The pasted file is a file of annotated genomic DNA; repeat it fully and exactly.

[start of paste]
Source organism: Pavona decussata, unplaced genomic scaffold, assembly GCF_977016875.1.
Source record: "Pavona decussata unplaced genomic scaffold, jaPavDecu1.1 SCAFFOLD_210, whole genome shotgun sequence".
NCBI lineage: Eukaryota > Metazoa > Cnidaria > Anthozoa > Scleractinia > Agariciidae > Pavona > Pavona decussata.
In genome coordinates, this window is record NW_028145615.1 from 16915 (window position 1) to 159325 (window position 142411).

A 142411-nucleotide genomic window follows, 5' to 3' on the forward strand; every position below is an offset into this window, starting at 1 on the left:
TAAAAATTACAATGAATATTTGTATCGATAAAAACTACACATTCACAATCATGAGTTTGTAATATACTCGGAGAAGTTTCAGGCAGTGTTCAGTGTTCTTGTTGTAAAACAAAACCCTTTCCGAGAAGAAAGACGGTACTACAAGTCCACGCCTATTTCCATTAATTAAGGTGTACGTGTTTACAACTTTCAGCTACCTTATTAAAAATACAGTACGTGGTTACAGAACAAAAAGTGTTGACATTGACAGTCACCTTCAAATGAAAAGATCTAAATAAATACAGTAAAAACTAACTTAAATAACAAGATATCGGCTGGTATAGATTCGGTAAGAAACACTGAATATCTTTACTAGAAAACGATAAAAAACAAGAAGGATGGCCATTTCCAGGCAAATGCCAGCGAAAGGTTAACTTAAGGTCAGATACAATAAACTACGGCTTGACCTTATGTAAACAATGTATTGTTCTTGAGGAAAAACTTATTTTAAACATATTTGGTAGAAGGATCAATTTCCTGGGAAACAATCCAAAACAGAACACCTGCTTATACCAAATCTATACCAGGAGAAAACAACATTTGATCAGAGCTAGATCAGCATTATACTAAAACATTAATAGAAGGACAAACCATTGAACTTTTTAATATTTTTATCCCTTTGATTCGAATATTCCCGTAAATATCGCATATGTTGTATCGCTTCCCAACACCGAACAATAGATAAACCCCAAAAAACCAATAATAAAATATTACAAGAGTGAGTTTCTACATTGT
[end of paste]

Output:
Source organism: Pavona decussata, unplaced genomic scaffold, assembly GCF_977016875.1.
Source record: "Pavona decussata unplaced genomic scaffold, jaPavDecu1.1 SCAFFOLD_210, whole genome shotgun sequence".
NCBI lineage: Eukaryota > Metazoa > Cnidaria > Anthozoa > Scleractinia > Agariciidae > Pavona > Pavona decussata.
In genome coordinates, this window is record NW_028145615.1 from 16915 (window position 1) to 159325 (window position 142411).

A 142411-nucleotide genomic window follows, 5' to 3' on the forward strand; every position below is an offset into this window, starting at 1 on the left:
TAAAAATTACAATGAATATTTGTATCGATAAAAACTACACATTCACAATCATGAGTTTGTAATATACTCGGAGAAGTTTCAGGCAGTGTTCAGTGTTCTTGTTGTAAAACAAAACCCTTTCCGAGAAGAAAGACGGTACTACAAGTCCACGCCTATTTCCATTAATTAAGGTGTACGTGTTTACAACTTTCAGCTACCTTATTAAAAATACAGTACGTGGTTACAGAACAAAAAGTGTTGACATTGACAGTCACCTTCAAATGAAAAGATCTAAATAAATACAGTAAAAACTAACTTAAATAACAAGATATCGGCTGGTATAGATTCGGTAAGAAACACTGAATATCTTTACTAGAAAACGATAAAAAACAAGAAGGATGGCCATTTCCAGGCAAATGCCAGCGAAAGGTTAACTTAAGGTCAGATACAATAAACTACGGCTTGACCTTATGTAAACAATGTATTGTTCTTGAGGAAAAACTTATTTTAAACATATTTGGTAGAAGGATCAATTTCCTGGGAAACAATCCAAAACAGAACACCTGCTTATACCAAATCTATACCAGGAGAAAACAACATTTGATCAGAGCTAGATCAGCATTATACTAAAACATTAATAGAAGGACAAACCATTGAACTTTTTAATATTTTTATCCCTTTGATTCGAATATTCCCGTAAATATCGCATATGTTGTATCGCTTCCCAACACCGAACAATAGATAAACCCCAAAAAACCAATAATAAAATATTACAAGAGTGAGTTTCTACATTGT